As for the Captions deal, I know the big pubs are aghast. I’m wondering what the big deal is, though. Does it really represent a “lost sale” of an ebook? I doubt that. And from what I understand, it doesn’t replicate a book experience. You can’t flip the pages, etc. It only transcribes what’s presently being stated…and why would someone who likes audio books want to be looking at words anyway?
Good points, Jim. I guess the courts will decide.
I’d thought about narrating my own books, and promptly dismissed it, even though I enjoy public readings, and have more than a decade of storytimes as practice reading to children. Okay, maybe not the toughest room in the house, but you do have to hold their attention.
I really appreciate you sharing your experience, the links and tips. I’m also a Mac guy, but hadn’t thought about Garageband. This is a great low cost approach. Plus, like a previous comment, having the author read it might have special appeal.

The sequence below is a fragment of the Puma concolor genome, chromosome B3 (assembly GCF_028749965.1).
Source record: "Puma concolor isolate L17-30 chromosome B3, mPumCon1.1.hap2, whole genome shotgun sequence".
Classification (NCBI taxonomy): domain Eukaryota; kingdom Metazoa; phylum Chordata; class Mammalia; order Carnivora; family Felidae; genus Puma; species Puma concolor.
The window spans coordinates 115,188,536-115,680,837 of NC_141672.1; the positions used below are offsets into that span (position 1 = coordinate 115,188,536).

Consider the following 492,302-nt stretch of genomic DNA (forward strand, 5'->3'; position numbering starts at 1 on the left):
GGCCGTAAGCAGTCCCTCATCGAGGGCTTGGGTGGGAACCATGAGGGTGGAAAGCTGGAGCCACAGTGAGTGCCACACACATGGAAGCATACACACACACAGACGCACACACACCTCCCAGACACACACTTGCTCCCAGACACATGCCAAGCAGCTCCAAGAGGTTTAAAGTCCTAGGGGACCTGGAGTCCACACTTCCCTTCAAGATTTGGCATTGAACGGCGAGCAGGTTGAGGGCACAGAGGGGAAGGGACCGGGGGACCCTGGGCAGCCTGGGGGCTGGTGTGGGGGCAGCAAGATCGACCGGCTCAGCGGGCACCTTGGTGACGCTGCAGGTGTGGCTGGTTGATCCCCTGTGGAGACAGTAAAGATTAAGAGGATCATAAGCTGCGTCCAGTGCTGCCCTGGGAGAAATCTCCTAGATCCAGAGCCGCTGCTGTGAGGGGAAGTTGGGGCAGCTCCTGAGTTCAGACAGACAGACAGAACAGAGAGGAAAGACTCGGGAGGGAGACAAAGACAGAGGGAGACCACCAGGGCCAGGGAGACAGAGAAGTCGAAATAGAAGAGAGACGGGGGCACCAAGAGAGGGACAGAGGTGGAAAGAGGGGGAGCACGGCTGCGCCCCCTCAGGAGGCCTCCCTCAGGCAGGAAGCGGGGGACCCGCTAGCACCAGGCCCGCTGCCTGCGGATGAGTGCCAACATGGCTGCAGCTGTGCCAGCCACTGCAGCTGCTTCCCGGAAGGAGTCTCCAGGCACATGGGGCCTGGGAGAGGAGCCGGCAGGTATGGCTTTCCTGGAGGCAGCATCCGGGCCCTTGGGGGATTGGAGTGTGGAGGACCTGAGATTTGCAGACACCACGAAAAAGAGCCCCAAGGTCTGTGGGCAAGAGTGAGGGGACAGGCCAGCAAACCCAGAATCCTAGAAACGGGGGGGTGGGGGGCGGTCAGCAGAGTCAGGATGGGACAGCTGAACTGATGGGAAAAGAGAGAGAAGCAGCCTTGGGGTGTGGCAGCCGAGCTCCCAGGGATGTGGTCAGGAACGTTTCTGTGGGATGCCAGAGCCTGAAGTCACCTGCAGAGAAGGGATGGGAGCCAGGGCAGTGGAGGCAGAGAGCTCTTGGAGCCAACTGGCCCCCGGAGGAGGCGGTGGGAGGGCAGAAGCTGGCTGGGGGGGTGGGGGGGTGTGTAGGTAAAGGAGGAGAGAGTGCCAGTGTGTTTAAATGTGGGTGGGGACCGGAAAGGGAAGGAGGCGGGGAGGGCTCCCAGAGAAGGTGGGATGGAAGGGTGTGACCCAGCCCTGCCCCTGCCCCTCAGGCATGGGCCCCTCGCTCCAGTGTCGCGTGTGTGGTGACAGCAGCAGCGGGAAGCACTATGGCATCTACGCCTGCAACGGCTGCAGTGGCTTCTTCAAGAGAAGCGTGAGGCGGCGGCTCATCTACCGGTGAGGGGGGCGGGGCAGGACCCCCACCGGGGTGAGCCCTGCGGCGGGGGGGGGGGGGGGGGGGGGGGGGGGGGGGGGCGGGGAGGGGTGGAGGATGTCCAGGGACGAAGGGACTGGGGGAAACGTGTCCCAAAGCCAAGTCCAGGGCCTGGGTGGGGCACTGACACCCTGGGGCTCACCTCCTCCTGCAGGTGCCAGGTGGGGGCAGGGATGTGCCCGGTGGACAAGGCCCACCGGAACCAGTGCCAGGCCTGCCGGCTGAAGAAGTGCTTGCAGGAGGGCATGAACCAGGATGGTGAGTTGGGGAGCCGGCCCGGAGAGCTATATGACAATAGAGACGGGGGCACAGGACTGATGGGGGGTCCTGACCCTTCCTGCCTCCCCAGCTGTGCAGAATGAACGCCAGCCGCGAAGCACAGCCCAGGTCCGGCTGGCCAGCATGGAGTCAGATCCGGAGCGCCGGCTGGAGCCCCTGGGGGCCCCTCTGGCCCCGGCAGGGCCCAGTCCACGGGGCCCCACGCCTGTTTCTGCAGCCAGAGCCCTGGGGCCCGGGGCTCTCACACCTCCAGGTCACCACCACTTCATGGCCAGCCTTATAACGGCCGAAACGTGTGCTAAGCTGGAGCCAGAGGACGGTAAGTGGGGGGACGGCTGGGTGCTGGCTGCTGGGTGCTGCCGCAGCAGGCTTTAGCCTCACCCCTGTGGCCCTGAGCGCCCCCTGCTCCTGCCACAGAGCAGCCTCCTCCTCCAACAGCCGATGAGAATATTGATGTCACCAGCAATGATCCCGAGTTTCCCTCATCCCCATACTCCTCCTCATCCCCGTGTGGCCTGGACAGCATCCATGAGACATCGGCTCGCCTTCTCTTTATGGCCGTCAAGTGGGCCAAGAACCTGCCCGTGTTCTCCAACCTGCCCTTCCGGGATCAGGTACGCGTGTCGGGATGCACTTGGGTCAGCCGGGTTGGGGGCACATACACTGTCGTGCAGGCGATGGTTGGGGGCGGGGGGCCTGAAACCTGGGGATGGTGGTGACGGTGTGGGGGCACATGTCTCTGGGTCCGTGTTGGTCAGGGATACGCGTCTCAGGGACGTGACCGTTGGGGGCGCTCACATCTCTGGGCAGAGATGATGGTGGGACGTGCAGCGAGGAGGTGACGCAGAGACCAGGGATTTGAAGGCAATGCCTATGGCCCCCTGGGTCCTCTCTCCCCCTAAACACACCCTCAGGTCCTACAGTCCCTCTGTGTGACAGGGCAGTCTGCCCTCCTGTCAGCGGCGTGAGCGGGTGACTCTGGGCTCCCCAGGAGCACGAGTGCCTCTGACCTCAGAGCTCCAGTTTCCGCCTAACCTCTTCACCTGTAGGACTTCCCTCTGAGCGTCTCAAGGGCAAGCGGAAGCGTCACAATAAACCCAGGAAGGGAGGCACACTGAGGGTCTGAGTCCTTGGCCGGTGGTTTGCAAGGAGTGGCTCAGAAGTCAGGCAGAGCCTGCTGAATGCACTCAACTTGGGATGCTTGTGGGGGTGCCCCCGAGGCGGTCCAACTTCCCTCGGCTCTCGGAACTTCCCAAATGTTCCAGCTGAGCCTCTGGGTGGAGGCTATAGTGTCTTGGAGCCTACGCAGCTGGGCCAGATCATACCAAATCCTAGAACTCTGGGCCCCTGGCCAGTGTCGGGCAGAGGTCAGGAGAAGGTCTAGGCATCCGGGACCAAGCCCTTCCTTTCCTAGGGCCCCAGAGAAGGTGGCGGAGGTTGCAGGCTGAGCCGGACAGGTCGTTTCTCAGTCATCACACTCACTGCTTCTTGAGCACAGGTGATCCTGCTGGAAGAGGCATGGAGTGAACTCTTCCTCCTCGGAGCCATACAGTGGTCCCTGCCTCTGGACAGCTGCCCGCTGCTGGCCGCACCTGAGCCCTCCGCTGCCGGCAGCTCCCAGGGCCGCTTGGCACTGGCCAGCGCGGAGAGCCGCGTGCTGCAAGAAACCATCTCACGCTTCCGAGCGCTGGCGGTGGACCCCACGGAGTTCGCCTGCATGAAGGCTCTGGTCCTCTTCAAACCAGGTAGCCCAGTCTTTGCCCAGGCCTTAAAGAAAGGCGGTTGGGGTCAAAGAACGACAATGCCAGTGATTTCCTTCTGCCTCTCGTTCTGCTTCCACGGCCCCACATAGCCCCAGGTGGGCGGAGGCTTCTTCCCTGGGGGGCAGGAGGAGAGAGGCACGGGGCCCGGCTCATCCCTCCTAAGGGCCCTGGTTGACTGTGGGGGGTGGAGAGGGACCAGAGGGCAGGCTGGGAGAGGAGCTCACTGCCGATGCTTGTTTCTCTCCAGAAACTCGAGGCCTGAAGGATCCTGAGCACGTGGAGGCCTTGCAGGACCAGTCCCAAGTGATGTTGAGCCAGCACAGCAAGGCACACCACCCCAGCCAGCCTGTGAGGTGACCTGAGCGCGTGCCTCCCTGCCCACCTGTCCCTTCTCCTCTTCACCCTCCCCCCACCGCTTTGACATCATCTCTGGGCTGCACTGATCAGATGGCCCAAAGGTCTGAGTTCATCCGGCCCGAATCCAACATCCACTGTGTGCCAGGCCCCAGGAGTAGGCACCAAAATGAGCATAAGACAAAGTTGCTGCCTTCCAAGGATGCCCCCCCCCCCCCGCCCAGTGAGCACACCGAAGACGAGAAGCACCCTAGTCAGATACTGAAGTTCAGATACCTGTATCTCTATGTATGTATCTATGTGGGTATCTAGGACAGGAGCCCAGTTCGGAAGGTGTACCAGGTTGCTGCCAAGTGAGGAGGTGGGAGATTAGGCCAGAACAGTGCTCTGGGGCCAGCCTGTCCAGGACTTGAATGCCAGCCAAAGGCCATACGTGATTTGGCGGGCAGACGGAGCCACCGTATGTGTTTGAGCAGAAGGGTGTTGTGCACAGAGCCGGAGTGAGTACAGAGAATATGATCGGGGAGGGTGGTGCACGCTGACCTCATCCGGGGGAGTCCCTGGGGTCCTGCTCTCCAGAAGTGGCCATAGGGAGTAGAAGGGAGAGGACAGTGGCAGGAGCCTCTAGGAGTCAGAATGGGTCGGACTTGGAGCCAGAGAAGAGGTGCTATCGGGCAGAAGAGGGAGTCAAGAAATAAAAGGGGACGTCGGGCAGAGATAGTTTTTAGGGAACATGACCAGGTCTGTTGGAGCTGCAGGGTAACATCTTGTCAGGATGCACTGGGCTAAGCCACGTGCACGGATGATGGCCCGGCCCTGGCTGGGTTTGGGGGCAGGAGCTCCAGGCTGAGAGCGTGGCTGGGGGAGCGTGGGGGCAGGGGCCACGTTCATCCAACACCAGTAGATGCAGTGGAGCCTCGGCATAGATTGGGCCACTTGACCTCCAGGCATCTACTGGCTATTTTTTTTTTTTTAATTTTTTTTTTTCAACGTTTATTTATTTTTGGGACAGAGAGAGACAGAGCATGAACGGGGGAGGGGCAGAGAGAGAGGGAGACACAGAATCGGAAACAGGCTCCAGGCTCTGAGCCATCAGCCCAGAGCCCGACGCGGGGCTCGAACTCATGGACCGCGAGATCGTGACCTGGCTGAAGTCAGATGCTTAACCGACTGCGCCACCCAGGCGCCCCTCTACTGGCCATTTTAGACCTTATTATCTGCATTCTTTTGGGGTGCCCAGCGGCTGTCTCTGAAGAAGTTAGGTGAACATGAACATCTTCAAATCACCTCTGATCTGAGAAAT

I do think there is an appeal there, Dale. It sounds to me like you’ve got the stuff. Give it a try!
Catching up from the weekend …
Good for you, Jim! I had a bad experience with my first and only venture into audio. The publisher at the time (I’ve since switched) didn’t give me a choice of narrators, and this chick sounded like a New Yorker instead of a Bostonian. In the sample chapter, she sounds British! After I brought the series to my original fiction publisher, they tried to reissue the book with a different narrator, but Amazon wouldn’t allow it. Now we’re stuck with a New Yorker/British narrator trying to imitate a Boston accent for another few years (the contract was for 7 years!). If given the choice, I would have much preferred to record the story myself.
Are you only recording your craft books or thrillers, too?
Ack…an instructive cautionary tale there, Sue!
Yes, I plan to do my thrillers as well. All I need is a 26-hour day.